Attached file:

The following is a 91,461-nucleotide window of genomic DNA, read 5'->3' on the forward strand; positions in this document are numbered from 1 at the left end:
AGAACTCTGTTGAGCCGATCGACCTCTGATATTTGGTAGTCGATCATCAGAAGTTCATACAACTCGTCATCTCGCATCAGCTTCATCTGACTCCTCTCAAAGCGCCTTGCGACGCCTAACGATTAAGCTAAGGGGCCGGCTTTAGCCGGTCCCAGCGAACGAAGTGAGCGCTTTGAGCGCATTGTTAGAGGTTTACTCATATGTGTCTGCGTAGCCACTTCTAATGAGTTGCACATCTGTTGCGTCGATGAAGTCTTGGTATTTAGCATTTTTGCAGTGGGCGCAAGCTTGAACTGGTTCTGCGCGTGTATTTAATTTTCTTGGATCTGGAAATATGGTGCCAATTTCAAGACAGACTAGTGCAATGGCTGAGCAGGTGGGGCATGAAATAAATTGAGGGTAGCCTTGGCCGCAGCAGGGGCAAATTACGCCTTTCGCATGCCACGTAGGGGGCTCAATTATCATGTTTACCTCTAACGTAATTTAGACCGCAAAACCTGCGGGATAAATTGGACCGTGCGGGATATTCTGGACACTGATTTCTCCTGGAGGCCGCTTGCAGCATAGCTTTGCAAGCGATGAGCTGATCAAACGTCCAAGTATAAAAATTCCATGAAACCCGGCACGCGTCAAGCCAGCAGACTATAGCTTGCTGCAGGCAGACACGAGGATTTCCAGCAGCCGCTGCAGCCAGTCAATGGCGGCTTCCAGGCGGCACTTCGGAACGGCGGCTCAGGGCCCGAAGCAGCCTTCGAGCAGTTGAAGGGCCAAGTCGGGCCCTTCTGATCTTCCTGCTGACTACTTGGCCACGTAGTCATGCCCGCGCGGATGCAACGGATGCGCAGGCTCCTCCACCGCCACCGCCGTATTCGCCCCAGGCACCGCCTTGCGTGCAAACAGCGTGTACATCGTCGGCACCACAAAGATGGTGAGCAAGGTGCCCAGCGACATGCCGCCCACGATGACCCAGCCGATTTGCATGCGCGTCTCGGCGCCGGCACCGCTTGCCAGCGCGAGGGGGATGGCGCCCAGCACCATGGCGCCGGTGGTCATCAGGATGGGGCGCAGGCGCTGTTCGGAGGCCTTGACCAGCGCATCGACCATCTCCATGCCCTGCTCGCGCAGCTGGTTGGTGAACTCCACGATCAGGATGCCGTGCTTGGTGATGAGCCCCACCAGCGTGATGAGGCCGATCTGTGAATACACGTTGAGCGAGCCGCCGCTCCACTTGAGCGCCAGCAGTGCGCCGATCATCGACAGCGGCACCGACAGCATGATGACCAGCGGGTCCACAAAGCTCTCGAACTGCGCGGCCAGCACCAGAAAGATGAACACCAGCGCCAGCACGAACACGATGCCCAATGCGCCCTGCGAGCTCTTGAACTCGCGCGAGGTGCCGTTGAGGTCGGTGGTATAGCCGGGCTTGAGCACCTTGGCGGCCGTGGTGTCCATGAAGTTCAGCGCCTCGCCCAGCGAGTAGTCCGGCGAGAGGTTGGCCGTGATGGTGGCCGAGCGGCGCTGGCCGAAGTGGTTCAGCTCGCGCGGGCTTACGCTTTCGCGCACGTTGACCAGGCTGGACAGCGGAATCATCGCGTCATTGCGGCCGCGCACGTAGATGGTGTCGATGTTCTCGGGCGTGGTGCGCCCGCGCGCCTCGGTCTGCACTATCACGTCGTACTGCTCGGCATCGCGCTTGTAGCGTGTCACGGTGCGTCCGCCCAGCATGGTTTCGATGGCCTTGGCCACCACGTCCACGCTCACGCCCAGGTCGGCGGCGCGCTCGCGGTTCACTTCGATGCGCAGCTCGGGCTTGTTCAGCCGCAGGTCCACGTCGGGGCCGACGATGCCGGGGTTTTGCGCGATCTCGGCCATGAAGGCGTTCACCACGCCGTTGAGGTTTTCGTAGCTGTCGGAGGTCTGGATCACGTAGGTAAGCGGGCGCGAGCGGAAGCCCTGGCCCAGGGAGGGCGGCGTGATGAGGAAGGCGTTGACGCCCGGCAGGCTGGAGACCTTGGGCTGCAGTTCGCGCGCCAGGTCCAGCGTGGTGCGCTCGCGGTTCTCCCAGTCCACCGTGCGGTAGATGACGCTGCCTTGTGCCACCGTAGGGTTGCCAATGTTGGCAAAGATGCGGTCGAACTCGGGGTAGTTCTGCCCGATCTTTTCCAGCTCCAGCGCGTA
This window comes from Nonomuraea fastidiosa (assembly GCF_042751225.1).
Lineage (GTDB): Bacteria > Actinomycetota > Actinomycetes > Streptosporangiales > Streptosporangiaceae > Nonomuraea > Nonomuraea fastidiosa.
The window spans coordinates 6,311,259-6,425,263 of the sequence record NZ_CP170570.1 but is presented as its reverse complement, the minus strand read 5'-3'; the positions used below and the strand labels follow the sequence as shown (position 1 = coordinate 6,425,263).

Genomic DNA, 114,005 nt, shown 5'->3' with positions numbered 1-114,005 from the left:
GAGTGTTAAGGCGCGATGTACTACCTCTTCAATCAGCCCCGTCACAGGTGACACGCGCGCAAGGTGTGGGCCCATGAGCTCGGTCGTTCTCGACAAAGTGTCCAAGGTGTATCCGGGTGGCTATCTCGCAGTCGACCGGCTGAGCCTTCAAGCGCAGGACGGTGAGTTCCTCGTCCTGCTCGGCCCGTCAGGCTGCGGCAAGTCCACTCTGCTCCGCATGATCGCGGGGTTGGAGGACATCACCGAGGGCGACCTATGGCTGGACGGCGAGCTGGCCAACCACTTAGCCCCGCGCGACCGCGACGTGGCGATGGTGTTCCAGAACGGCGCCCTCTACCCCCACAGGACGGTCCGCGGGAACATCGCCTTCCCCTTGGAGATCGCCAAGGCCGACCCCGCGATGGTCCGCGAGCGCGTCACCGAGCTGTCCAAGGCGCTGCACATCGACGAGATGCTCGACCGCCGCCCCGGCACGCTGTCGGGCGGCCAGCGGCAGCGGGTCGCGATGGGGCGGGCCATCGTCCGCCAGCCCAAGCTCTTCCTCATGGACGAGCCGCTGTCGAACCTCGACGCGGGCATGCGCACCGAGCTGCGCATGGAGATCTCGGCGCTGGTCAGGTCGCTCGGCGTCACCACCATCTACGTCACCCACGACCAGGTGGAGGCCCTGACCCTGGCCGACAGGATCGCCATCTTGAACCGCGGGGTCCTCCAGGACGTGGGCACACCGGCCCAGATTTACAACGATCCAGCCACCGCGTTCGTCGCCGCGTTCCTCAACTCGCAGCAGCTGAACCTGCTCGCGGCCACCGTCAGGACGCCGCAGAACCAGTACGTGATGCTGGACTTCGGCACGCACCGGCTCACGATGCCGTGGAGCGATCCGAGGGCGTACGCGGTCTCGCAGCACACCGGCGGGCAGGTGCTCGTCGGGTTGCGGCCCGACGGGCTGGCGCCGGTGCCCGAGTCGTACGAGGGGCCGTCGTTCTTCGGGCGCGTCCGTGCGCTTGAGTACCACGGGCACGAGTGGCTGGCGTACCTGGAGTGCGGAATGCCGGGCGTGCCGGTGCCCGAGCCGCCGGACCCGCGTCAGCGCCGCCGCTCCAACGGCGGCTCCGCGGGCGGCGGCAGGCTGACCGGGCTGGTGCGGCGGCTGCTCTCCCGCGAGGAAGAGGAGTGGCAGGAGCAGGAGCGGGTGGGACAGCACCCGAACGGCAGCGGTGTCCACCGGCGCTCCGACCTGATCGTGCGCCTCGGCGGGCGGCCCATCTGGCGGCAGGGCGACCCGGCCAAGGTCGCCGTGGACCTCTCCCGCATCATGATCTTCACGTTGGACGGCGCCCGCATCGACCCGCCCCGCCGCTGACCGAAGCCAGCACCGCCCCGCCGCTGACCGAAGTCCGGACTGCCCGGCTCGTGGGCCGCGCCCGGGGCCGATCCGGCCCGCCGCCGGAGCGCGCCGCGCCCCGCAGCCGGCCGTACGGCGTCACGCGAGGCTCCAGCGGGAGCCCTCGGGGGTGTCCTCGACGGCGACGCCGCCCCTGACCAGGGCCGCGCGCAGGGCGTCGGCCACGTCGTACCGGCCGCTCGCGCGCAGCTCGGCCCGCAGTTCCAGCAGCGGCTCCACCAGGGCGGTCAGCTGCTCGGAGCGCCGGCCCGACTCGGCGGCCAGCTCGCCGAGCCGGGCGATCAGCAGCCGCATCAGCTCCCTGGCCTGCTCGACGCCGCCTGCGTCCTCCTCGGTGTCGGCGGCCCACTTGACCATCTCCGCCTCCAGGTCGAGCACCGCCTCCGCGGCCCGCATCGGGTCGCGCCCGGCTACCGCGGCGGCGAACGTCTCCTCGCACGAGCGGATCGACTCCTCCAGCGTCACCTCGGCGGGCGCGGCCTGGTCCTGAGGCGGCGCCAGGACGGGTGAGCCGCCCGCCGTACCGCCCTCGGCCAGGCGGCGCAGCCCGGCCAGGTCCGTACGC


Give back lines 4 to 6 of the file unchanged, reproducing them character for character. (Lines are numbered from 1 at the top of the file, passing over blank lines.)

Lineage (GTDB): Bacteria > Actinomycetota > Actinomycetes > Streptosporangiales > Streptosporangiaceae > Nonomuraea > Nonomuraea fastidiosa.
The window spans coordinates 6,311,259-6,425,263 of the sequence record NZ_CP170570.1 but is presented as its reverse complement, the minus strand read 5'-3'; the positions used below and the strand labels follow the sequence as shown (position 1 = coordinate 6,425,263).

Genomic DNA, 114,005 nt, shown 5'->3' with positions numbered 1-114,005 from the left: